In September 2019, Bren Walker was excited to embark on a new business venture when he opened up The Wreck Room, a “rage” space where customers armed with, say, a baseball bat could take out their frustrations on an old stereo in a safe and controlled environment.
“Right away, people really responded to it — it was a lot of fun,” Walker recalled. “It was great for stress relief, so it was really cool in that sense.”
Flash forward a year, and The Wreck Room has shut down. It could not survive the heavy restrictions that the COVID-19 pandemic placed on many small businesses.
However, the demand for rage rooms and similar recreational outlets — including knife- and axe-throwing attractions — has only increased as people find themselves under greater stress as a result of the COVID-19 pandemic. Rage and other recreation rooms have had to find creative ways to serve their communities while keeping their businesses going.
Walker, however, has been able to adapt to the changing world by rethinking his product. When he was cleaning out The Wreck Room, he was struck with an idea that inspired his new business: The Vengeance Van.
“One of my teammates was helping us out and he kind of looked around and was, like — it’s too bad we can’t do a mobile version of this,” he recalled. “ I kind of just looked at him like, what an amazing idea!”
Walker worked over the summer to purchase and prepare a truck that he could remodel as a rage room, and it’s now fully operational.
“The response has been kind of crazy,” he said. “Everyone really likes the mobile aspect. They think it’s kind of like a novelty.”
Walker said the Vengeance Van is a perfect alternative for people who want to relieve their stress but not venture far from their homes. “We can offer people the same service (as a traditional rage room), but we bring it right to them, and with increased sanitation we can mitigate the safety and health factor.”
He added: “I think that everybody’s got some tension and stress they want to release on a general basis, but COVID really adds that . . . For us, a lot of people are coming because they have pent up energy, their kids can’t leave the house, or are frustrated with restrictions. So it’s just a way for people to let loose and have some fun.”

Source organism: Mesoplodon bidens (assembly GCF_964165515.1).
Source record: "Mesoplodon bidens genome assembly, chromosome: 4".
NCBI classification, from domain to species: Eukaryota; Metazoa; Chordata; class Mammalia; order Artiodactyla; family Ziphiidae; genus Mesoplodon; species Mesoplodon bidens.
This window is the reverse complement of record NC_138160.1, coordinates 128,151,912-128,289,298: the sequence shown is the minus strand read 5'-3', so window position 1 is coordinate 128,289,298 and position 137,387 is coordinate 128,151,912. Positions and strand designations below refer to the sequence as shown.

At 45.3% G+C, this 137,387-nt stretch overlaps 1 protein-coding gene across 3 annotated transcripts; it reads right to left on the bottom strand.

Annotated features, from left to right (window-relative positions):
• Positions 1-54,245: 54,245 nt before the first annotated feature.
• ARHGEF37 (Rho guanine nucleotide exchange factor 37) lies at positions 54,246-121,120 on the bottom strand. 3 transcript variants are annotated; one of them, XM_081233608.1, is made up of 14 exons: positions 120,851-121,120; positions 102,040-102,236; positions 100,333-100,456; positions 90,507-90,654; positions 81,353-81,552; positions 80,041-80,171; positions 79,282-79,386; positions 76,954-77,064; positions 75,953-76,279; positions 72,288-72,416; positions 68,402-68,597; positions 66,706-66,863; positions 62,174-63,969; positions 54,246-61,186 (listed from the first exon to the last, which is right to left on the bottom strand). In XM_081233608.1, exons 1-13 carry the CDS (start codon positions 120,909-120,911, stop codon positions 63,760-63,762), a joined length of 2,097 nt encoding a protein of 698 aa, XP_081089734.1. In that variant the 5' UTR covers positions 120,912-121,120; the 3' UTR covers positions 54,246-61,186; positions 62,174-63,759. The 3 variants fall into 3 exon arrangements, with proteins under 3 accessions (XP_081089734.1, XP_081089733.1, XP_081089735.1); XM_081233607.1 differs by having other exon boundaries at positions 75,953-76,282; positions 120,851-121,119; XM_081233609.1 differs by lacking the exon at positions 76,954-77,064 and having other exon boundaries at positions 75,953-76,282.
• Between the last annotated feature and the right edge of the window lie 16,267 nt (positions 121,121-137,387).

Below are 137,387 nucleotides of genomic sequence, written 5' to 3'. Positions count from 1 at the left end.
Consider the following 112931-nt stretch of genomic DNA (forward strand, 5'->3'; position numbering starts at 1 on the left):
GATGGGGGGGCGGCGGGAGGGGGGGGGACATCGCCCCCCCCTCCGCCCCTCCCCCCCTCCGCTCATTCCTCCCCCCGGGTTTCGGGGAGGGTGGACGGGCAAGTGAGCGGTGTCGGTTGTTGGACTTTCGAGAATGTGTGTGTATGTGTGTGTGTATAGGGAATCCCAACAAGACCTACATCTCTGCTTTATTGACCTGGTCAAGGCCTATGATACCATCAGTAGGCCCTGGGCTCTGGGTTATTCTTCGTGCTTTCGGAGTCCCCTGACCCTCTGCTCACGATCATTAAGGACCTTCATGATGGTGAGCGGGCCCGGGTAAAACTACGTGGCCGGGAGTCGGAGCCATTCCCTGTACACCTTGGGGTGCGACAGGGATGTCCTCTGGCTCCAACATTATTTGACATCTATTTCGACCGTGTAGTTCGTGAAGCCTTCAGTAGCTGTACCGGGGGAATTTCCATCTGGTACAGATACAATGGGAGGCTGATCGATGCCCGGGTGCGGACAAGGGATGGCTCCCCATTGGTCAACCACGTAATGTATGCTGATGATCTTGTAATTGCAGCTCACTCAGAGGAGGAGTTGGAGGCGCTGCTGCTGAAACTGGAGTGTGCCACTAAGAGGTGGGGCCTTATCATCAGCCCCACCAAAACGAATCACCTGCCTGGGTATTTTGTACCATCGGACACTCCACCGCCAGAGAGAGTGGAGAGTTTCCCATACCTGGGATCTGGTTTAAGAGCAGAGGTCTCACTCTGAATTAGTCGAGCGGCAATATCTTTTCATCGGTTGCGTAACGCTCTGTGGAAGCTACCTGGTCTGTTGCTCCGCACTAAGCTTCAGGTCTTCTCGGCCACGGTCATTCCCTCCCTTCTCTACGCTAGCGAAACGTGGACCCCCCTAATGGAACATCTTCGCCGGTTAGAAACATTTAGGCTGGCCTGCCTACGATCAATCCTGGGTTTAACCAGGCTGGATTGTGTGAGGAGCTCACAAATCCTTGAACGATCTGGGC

Lawrence Rogers, who owns The Axe Shop Inc. in Perth, said more and more people have been coming from Ottawa to blow off steam by throwing knives and destroying objects in his rage cage.
“It’s a lot of first timers, people who want to get out and not be in crowds,” said Rogers. “People are going stir-crazy and they are happy to get in and blow off some steam.”
Perth, about an hour’s drive west of Ottawa, is still in Stage 3 of reopening and has fewer restrictions on businesses than COVID-19 hotspot Ottawa, which has gone back to a modified Stage 2 status in which various recreational facilities have been forced to shut down again. Those restrictions will lift on Saturday in Ottawa.
Customers at The Axe Shop can pay to smash furniture, electronics and china with items such as baseball bats, metal pipes or golf clubs. The shop also offers an indoor and outdoor target range for axe throwing.
“We’ve put all the necessary precautions into place — sanitizing the equipment, enforcing people to wear masks in our indoor facility, and making sure that everyone is distancing,” said Rogers. “We have a lot of people coming from the city who just want a little bit of fun.”
Cutting to the chase